When the vast ice-sheets of the Anglian glaciation retreated nearly half a million years ago, the meltwaters drained east and south-east to form the main river valleys of south Suffolk and north Essex. One river, the Stour, now forms the boundary between the two counties, and its rolling hills and tributaries form what we now call Constable Country, a nationally-designated Area of Outstanding Beauty. John Constable lived at Dedham in the valley’s lower reaches, and it is to Flatford Mill and Willy Lott’s cottage that many visitors are attracted. Come a few kilometres upstream, though, and you find another country where some of Constable’s relatives and descendents lived, and through which his father’s barges passed daily in the early 19th century.
This country is rich with the signs of history. We begin this trail at the village of Nayland, a former wool town made rich in the mid 16th century by the arrival of Flemish weavers. At Horkesley lock, one of fifteen on the river, weeping willows flank the old millpond, and a dense patch of mixed woodland planted a decade ago by local schoolchildren hides the river. Stand on the wooden bridge at dawn, on a crisp winter’s morning, and you may be lucky to see a chain of bubbles that marks an otter hunting for eels. Forty to fifty years ago, otters disappeared from all these rivers, mainly because of persistent pesticides and destruction of riverine habitats. Today, though, they are back, and taking advantage of new holts build by the Dedham Vale and Stour Valley Countryside project (Figures 1 and 2). The 10-15 kg animals are secretive and rarely seen, but they do leave distinctive five-toed footprints and their spraints on the river bank.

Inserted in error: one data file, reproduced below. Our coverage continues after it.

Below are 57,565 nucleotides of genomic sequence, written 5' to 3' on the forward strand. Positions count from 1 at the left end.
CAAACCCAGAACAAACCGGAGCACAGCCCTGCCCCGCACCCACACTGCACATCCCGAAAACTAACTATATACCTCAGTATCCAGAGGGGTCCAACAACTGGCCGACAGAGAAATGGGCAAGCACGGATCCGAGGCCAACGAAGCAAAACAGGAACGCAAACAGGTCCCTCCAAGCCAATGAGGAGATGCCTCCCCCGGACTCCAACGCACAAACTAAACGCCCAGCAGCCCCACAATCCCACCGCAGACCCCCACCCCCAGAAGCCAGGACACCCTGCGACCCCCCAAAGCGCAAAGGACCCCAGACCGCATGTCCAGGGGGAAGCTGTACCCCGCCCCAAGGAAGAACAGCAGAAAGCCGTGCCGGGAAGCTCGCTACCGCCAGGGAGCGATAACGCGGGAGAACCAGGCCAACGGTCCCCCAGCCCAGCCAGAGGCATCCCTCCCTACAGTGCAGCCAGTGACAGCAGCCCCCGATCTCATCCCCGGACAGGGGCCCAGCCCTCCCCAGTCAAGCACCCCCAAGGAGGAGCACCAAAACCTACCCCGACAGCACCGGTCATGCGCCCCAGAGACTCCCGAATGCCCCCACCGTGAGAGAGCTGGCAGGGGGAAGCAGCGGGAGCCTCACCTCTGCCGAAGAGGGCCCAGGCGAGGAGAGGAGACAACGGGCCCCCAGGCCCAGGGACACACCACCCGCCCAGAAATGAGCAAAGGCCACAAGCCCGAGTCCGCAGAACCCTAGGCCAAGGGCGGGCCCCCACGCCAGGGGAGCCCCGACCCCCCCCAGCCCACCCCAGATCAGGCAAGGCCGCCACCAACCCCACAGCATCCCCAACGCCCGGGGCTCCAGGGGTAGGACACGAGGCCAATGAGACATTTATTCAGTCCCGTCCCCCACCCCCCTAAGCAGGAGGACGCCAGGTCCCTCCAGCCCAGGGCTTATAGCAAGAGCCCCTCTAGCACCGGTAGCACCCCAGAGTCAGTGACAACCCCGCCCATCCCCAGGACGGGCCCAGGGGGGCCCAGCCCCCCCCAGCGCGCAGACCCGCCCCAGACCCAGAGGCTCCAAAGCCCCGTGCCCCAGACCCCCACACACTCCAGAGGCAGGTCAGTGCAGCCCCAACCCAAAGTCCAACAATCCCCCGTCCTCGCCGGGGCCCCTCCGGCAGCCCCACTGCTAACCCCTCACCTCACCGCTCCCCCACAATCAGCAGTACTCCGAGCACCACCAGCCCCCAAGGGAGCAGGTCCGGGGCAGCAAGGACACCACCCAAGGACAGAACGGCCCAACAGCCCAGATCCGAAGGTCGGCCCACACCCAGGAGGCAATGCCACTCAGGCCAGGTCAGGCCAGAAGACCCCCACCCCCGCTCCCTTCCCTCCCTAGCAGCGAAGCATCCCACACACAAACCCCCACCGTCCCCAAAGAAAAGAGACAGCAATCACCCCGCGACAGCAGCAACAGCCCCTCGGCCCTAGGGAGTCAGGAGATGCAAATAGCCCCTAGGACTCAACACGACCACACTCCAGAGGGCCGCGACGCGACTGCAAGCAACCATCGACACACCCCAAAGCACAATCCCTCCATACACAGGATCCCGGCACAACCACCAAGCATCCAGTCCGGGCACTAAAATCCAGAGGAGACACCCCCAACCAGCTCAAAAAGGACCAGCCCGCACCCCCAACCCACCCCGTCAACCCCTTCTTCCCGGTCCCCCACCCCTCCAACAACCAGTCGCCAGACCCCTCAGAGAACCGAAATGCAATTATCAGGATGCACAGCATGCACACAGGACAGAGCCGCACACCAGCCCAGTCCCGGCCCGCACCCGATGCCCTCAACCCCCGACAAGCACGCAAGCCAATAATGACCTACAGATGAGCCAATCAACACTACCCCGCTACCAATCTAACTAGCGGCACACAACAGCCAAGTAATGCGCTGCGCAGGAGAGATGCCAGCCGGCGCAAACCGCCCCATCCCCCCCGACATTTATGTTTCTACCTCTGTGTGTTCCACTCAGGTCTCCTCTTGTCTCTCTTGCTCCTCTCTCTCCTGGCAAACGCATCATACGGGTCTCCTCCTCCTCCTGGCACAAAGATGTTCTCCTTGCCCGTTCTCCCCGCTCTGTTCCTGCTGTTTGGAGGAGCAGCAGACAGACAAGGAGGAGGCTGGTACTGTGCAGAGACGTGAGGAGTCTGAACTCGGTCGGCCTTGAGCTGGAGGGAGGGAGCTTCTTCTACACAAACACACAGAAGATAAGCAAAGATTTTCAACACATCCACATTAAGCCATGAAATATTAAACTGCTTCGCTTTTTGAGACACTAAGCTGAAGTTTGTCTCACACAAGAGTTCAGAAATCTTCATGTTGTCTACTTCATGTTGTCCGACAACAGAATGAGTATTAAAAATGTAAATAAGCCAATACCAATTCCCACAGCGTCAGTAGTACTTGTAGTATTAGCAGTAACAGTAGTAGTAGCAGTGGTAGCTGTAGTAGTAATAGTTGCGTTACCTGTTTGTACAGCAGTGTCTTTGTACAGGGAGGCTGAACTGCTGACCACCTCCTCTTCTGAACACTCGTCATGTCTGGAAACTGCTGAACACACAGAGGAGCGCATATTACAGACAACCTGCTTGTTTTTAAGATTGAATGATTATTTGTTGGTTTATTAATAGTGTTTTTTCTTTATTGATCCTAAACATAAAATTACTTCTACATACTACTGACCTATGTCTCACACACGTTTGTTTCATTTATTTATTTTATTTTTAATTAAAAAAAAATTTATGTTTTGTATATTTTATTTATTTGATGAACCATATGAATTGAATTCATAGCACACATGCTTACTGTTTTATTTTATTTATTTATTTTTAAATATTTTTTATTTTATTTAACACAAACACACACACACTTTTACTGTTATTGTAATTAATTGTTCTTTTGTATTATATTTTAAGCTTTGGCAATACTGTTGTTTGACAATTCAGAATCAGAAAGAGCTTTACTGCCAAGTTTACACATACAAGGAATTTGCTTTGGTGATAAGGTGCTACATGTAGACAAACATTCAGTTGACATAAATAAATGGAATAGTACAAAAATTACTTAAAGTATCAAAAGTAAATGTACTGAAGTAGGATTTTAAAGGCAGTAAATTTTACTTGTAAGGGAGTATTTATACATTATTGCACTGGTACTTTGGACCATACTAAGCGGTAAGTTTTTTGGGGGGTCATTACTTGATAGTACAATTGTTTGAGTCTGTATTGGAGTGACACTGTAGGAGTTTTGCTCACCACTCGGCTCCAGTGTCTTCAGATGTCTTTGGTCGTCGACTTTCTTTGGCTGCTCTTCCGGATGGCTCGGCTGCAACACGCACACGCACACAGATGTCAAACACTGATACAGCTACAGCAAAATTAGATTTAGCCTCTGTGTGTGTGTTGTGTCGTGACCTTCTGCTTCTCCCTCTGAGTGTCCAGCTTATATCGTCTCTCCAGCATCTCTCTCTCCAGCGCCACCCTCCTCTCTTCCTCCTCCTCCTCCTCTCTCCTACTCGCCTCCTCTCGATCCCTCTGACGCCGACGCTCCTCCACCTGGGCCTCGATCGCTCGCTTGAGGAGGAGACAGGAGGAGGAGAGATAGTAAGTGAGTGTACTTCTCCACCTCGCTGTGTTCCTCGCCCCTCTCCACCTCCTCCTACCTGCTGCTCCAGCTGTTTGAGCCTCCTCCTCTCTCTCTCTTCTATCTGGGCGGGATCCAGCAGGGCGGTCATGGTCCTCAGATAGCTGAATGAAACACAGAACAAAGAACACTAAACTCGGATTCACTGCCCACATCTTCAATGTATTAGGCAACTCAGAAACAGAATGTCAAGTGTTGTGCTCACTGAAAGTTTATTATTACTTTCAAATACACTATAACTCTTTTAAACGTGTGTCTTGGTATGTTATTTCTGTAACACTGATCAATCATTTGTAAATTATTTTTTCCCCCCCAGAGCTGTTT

The Stour navigation from Sudbury to Manningtree was created by a 1705 Act, and in Constable’s time barges carried agricultural produce downriver to the sea, and then down to the Thames, returning with night-soil to put on the land. There were, of course, very few trees by the river, as horses had to pass easily with ropes attached to the barges. When the navigation fell into disuse by the 1920s, and was eventually abandoned in 1937, so trees were replanted. Now grey-green cricket willows line the river bank, and become a source of dismay among local people when they have to be chopped down for their valuable wood.
Inland from the lock is Court Knoll, the remains of a moated Roman settlement. Just ten kilometres north of Camoludonum, capital of Roman Britain, this would have been situated on a busy straight road striking into the heart of Trinovantes territory. With the better-known Iceni to the north, these Iron Age civilisations had been present in these river valleys since the first Neolithic farmers settled the region more than 4500 years before the Romans arrived. Their landscape signs are in the barrows, ring ditches, field marks and village remains dotted across the land.